7. I bought the Helios 40-2 for the swirly bokeh when used wide open - can be stunningly beautiful & weird!   The Jupiter 37a because of its lack of contrast.   But others have been for flares:  vimeo.com/mkcine   And others, like Meyer Optik, for colour.   I've completely abandoned the idea of getting a set of lenses that match - my new ethos is a different lens for a particular situation/shot/effect that i want to get.  But, i suppose i've always taken more photos than video, so there's always been a slight bias in my lens choice. Also, because i'm using a Canon, there are a ton of picture profiles out there that try to emulate different film stocks, which give you so many more choices for looks as well.
  8. With focusing on the Kowa it'll take a while to get used to getting into perfect focus, but once you get the nac it becomes second nature. Oh, the Kowa really is pristinely sharp so don't be fooled if it looks soft (also zoom in x5 helps) & sometimes the readings on both lenses don't match 100%, so be willing to tweek.
  9. @ Bruno.   This is what Shane Hulbut said in relation to setting up a 5Dmk2 for video (not the same camera, but still informative):  "Now we go down to Color Space.  You have two color spaces.  You have sRGB or you have Adobe RGB.  I’ve found that Adobe RGB gives you the best skin tones out of this camera."   Thought it was interesting that he recommended using Adobe RGB & not sRGB.   The whole set up is explained here: http://www.hurlbutvisuals.com/blog/2012/07/hdslr-educational-series-for-cinema-episode-1-know-your-camera/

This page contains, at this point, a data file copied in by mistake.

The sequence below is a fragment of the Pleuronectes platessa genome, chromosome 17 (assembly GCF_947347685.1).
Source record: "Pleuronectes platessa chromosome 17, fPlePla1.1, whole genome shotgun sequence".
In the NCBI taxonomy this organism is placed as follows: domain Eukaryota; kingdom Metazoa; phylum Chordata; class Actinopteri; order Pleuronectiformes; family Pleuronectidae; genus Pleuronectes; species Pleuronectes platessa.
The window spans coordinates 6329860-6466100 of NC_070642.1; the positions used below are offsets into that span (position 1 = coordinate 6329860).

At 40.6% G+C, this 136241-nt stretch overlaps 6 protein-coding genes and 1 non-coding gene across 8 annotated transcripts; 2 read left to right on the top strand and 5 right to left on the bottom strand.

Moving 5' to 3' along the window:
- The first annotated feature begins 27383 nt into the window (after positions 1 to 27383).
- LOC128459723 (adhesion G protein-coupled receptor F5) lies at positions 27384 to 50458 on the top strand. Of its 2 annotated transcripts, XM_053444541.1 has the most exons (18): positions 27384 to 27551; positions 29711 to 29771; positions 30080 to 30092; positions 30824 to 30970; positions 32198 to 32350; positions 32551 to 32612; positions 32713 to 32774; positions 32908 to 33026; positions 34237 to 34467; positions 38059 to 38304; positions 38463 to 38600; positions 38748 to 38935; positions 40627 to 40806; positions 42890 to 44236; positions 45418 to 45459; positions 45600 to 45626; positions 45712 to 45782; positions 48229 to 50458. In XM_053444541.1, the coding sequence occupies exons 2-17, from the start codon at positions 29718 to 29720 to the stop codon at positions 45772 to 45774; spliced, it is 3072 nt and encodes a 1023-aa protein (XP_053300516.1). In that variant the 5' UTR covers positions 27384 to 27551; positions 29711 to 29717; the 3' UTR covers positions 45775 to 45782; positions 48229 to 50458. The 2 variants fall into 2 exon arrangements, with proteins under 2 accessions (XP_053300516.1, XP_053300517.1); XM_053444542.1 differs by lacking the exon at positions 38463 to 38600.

10. Found this link the other day & it totally revolutionised the way i went about colour grading in FCPX! http://www.colorgradingcentral.com/final-cut-pro-x-color-grading-table-of-contents   This was also useful (explained a bit about histograms/waveforms as well): http://www.hurlbutvisuals.com/blog/2012/01/7-tips-for-hd-color-correction-and-dslr-color-correction/   And the LAPUG is an amazing resource: http://www.lafcpug.org/   And this is all things FCPX: http://www.fcp.co/?view=featured   Also found these free plug-ins for FCPX by Alex4D (i'd used his old ones for FCP6/7): http://alex4d.wordpress.com/fcpx/   The first link is great to route around in, lots of stuff there. As far as white balance is concerned, go Manual & try using a grey card or just go with what looks natural/neutral to you.